The four unit curriculum – The Warming Climate, Sea Level Rise, Pine Forest and Social Impacts of Global Warming – includes classroom face to face interaction, field trips, workbooks and varied assessments, has a total of 46 wide-ranging lessons with supporting resources and several videos.

CMC/pr/ir/2014

Credit: CMC; Also see the Antigua Observer.

5Cs Unveils Comprehensive 1.5˚C Stay Alive Climate Change Curriculum

1.5 to Stay Alive

The Caribbean Community Climate Change Centre‘s 1.5 Stay Alive curriculum and associated resources is now available.

Download your copy of the 1.5 Stay Alive Education Initiative.

Cognizant of the threat Climate Change poses to the region’s survival and continued development, the Centre launched the 1.5 ˚C Stay Alive campaign ahead of COP15 in December 2009. The two tiered campaign sought to sensitize citizens across the Caribbean Community about the impact of Climate Change on livelihoods in the region, and make a convincing case at the global level for the reduction of GHG emissions to a level not exceeding 350 ppm (parts per million) as an effective means of stabilising global warming.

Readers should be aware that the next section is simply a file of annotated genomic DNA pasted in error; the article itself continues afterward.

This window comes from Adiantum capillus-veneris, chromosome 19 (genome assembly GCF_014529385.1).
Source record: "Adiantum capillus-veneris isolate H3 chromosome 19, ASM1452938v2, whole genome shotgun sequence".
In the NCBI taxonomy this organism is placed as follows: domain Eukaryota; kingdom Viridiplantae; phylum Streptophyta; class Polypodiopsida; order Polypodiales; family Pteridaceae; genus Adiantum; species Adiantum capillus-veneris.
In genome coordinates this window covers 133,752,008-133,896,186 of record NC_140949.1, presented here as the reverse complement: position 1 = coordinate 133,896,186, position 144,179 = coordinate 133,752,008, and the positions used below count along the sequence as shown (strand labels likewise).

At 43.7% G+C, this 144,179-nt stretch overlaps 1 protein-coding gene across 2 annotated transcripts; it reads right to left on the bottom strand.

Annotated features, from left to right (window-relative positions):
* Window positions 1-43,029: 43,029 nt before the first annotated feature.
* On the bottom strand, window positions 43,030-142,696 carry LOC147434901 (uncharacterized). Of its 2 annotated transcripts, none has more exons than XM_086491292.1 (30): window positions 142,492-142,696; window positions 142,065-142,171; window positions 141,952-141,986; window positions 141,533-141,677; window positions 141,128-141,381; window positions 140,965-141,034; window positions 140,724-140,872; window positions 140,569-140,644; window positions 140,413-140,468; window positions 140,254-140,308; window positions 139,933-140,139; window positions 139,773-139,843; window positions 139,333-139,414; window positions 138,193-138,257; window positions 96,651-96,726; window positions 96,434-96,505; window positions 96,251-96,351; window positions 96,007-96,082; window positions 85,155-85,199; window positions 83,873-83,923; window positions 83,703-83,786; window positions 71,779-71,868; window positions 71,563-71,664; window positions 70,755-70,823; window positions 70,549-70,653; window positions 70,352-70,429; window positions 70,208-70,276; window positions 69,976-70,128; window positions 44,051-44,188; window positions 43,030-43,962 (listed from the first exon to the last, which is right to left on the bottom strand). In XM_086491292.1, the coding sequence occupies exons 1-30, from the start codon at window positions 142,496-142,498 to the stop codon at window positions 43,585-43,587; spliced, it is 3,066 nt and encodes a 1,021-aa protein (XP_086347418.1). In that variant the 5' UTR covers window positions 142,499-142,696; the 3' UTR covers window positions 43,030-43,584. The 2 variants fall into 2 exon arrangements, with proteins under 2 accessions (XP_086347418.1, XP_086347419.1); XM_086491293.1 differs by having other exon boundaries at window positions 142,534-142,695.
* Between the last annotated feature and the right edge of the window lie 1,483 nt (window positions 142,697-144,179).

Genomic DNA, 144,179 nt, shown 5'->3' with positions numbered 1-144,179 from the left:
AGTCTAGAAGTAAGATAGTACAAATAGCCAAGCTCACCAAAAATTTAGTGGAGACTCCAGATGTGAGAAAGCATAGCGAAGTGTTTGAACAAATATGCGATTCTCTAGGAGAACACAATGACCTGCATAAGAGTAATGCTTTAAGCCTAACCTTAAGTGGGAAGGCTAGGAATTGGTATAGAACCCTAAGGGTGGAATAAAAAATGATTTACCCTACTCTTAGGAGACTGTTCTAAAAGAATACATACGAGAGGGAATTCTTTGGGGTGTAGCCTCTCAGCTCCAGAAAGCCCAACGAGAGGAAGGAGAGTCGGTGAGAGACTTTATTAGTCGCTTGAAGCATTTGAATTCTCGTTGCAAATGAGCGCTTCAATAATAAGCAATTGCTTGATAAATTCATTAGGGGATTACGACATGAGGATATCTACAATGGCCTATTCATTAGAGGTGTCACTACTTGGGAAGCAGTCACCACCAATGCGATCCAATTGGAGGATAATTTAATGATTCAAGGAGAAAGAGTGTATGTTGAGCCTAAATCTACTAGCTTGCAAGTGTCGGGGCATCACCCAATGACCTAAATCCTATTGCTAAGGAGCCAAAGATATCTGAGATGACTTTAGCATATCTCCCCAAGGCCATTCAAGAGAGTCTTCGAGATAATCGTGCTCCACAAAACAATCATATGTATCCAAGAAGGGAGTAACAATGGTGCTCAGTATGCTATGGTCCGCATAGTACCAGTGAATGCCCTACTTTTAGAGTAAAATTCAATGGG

Intended Audience

The Centre has since broadened its effort through the crafting of curricular resources designed for Caribbean children ages 12 to 16. These resources, crafted by educators in collaboration with the Centre’s technical team, forms part of the Centre’s thrust to embed Climate Change in the region’s education sector beginning in Belize. The four unit curriculum (The Warming Climate, Sea Level Rise, Pine Forest and Social Impacts of Global Warming), includes classroom face to face interaction, field trips, workbooks and varied assessments, has a total of 46 wide-ranging lessons with supporting resources and several videos.